What is an Engineer’s Scriber – Different Types with Uses

Originally called a scribe, the engineer’s scriber is a tool used to mark guidelines onto workpieces before they are machined.

The name scriber comes from the Latin, scriba, which refers to a person who would inscribe, engrave, or mark documents and items.

The sharp point of the engineer’s scriber is normally made from a very hard substance, such as a tool or hardened steel, and sometimes even diamonds.

This makes it different compared to a carpenter’s scriber which is only designed to mark lines on softer materials such as wood.

Engineer’s scribers are also quite similar to each other and look mostly like pens while a carpenter’s scriber can take on different forms.

What it is Made From?

The scriber itself is usually made from tool steel so that it will hold up over time.

However, the tip which does the marking may be crafted from four different materials.

Hardened Steel:

This is standard steel that has been hardened using a heat treatment.

Tool Steel:

Tool steel differs from standard steel in that it consists of a group of alloys that make them harder, more scratch-resistant, and quite durable.

The hardness is such that it will make a mark on standard steel materials.

It should be noted that there is considerable confusion about whether hardened steel or tool steel is actually harder.

Because of the variations, it’s impossible to say which one is consistently harder, so both are a good choice.

Tungsten Carbide:

This is half tungsten, half carbide compound that is quite hard.

There are several different methods used to create the compound, but a common feature is that either nickel or cobalt is added to increase the durability and toughness of the tip.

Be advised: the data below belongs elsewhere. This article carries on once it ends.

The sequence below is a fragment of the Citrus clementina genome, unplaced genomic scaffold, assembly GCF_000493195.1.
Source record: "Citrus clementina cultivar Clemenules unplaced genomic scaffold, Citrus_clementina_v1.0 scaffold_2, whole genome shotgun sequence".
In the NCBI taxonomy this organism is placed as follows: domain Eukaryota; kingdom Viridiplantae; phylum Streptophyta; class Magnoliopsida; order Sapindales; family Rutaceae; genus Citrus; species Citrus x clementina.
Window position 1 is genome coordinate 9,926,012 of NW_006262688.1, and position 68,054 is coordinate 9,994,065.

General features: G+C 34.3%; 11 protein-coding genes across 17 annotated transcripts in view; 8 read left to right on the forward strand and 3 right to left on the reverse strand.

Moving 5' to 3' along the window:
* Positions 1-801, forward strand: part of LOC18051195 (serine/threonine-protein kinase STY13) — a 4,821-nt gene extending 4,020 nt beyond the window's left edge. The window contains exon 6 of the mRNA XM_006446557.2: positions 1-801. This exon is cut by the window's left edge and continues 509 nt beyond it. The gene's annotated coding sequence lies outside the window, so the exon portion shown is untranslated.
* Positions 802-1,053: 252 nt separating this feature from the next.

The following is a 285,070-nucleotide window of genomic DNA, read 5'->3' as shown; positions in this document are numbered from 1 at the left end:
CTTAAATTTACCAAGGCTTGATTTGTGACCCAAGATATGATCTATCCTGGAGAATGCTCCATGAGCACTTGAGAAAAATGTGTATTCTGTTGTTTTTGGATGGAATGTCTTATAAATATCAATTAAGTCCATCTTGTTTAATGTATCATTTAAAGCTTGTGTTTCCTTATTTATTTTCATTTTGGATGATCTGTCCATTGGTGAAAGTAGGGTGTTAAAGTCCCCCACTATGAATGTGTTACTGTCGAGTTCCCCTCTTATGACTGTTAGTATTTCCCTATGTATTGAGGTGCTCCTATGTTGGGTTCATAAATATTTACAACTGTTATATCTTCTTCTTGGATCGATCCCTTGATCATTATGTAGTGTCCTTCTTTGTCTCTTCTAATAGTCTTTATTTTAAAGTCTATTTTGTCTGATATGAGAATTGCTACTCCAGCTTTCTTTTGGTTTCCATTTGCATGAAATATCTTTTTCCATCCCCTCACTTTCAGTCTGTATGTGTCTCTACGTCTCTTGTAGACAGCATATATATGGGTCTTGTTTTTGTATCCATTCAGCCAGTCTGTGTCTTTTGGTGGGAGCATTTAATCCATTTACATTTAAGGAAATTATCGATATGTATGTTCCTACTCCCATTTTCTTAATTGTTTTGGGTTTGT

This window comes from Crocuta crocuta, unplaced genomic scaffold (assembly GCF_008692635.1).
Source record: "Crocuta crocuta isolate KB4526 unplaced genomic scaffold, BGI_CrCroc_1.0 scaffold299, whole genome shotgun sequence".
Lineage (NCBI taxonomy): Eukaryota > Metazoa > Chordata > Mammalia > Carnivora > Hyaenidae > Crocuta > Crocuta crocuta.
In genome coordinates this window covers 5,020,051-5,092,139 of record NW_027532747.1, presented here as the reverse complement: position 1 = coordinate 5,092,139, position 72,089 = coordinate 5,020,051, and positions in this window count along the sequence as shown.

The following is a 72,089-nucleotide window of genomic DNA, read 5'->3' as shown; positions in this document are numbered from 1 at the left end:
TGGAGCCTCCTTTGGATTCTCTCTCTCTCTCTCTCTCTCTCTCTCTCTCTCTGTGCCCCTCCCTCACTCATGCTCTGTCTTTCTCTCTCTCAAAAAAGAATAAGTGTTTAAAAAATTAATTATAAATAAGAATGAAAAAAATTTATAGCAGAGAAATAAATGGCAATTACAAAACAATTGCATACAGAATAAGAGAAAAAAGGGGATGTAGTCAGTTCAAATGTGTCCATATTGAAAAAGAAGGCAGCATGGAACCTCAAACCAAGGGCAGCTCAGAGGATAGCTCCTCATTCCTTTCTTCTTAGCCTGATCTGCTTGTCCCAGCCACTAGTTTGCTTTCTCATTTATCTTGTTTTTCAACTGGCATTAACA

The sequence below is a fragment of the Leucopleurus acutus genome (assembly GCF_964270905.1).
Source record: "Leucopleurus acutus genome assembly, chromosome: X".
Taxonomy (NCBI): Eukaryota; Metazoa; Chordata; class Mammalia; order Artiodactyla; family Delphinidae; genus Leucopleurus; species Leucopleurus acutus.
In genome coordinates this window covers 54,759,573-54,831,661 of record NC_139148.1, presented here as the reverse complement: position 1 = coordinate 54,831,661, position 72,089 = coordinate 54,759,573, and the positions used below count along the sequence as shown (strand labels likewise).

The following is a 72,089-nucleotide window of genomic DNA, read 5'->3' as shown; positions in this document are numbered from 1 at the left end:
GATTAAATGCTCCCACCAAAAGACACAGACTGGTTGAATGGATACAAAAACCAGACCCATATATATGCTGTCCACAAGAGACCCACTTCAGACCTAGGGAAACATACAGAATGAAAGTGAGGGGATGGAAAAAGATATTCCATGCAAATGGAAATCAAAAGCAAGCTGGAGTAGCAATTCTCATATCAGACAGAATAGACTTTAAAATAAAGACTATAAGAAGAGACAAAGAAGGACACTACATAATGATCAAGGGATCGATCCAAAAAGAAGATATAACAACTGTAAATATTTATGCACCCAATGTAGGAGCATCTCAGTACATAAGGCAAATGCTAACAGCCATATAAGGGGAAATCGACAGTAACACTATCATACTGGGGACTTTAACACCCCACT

The result is that the hardness of the tip is akin to that of a ruby or sapphire.

Diamond Tipped:

The tip itself has a small, industrial diamond to provide extra hardness.

Since diamonds are the hardest known substance, the tip can make its mark on materials that are harder than steel, such as tungsten carbide.

Because of their hardness, they can stay sharp for a long time.

However, the downside is that once a diamond-tipped engineer’s scriber goes dull, it cannot be sharpened and instead must be replaced.

Different Types of Engineer’s Scribers

Although quite similar in shape, there are four basic types of engineer scribers. Each one has a particular task that it can perform.


As the name implies, this is a scriber with a straight tip on one end and a curved or angled tip on the other.

The angled tip allows for marks to be made inside holes or on the underside of ridges.

Knife Edge:

This scriber has a straight point on one end and a flat blade edge on the other. This scriber is used for marking materials like plastic, wood, and the like.

They are also called scoring, marking, and layout knives, although most variations will not have a scriber point on one end.


Generally speaking, a longer version of the pocket scriber. They are normally 6” to 8” long and have a clip so they can be carried in a shirt pocket. 


This is a small scriber that has a replaceable tip, hexagonal head, and is roughly 4” in length.

How to Use an Engineer’s Scriber Correctly?

To get the job done precisely, in addition to the engineer’s scriber, you will need a number of other materials and tools as well.

This includes the following.